The third leading cause of death in athletes is heat illness.
It can be difficult to prevent because sometimes players show no signs of a problem until it's too late.
Now technology invented for NASA is helping players on the football field. It's a coach's job to push hit athletes, but how do you tell when a good practice turns dangerous?
Overheating can be fatal. It killed NFL player Korey Stringer and a freshman football player in Florida in 2001. That's why Coach Jim Leavitt from the University of South Florida had his players test a new technology to reduce heat illness in athletes.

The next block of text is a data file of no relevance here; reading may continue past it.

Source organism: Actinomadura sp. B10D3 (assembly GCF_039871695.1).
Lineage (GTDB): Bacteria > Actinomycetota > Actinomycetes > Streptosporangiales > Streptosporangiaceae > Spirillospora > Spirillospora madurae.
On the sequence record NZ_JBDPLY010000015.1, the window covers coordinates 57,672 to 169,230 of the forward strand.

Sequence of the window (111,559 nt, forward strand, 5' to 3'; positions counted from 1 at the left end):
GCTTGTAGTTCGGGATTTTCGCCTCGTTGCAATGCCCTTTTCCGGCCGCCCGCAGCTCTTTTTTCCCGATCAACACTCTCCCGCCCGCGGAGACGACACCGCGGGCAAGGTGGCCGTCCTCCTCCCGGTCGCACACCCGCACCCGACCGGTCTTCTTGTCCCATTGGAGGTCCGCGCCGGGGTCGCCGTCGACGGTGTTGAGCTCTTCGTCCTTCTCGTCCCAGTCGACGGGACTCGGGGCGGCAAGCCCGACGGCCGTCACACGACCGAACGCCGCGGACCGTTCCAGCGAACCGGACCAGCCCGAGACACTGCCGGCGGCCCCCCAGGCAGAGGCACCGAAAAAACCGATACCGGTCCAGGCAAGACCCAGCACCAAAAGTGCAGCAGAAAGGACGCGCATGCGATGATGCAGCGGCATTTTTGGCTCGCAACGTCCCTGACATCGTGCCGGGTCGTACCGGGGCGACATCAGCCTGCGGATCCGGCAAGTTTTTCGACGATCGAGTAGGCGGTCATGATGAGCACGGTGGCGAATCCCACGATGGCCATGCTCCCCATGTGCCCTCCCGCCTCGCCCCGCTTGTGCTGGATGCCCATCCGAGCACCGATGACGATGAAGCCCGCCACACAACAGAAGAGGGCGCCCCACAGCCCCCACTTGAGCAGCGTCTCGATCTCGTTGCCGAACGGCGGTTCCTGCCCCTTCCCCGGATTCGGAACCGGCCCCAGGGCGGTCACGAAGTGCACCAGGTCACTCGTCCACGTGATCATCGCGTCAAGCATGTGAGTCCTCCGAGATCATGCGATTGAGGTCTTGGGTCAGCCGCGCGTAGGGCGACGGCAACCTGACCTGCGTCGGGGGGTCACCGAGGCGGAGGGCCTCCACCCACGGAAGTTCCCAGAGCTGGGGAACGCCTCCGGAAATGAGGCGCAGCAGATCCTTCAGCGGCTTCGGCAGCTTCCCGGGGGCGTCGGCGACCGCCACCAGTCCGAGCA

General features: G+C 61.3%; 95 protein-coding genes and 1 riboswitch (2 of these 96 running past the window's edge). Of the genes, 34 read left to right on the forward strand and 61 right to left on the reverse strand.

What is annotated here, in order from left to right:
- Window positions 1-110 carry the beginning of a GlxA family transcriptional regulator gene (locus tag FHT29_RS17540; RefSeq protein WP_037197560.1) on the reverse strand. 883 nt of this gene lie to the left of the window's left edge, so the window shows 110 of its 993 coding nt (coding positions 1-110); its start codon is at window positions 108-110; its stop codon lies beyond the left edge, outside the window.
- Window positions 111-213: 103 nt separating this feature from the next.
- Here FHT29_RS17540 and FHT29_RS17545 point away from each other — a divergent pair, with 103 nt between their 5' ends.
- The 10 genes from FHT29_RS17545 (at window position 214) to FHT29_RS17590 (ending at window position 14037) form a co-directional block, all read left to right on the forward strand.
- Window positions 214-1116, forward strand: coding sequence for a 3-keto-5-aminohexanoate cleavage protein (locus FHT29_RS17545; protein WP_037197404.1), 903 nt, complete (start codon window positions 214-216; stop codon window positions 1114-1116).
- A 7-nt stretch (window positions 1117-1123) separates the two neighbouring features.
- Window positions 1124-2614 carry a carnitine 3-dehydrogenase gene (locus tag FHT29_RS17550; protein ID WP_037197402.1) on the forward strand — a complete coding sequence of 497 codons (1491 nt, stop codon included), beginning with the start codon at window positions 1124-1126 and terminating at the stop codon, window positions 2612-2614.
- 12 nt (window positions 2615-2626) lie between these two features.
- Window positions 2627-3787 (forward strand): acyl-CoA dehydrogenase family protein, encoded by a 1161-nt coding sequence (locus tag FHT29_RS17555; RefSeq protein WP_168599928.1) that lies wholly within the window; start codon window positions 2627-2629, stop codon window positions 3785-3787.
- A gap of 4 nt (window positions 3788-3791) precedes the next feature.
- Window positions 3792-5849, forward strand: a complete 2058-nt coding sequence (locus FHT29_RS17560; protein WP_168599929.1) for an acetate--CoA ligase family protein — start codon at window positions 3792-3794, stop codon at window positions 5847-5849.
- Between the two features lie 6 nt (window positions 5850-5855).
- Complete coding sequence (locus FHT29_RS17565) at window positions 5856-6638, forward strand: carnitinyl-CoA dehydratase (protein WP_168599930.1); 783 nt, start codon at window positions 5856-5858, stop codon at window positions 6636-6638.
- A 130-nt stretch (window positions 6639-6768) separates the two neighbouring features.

Ten players, the bigger, at-risk guys, swallow a capsule about two hours before practice. The pill which contains a battery and an electronic transmitter, travels into the intestines, so it isn't affected by the cold water players drink.
At practice, trainers hold an electronic sensor close to the players' backs and crystals inside the pill sense body temperature.
Through a radio-frequency signal, the pill transmits information, which is tracked on a laptop.
NASA developed the technology, called Cortemp, in the 1980s and doctors hope it will help them better understand how to keep athletes out of trouble in the heat.
The pills are taken daily and last in the players' system for about 24 hours, and each pill costs about $40.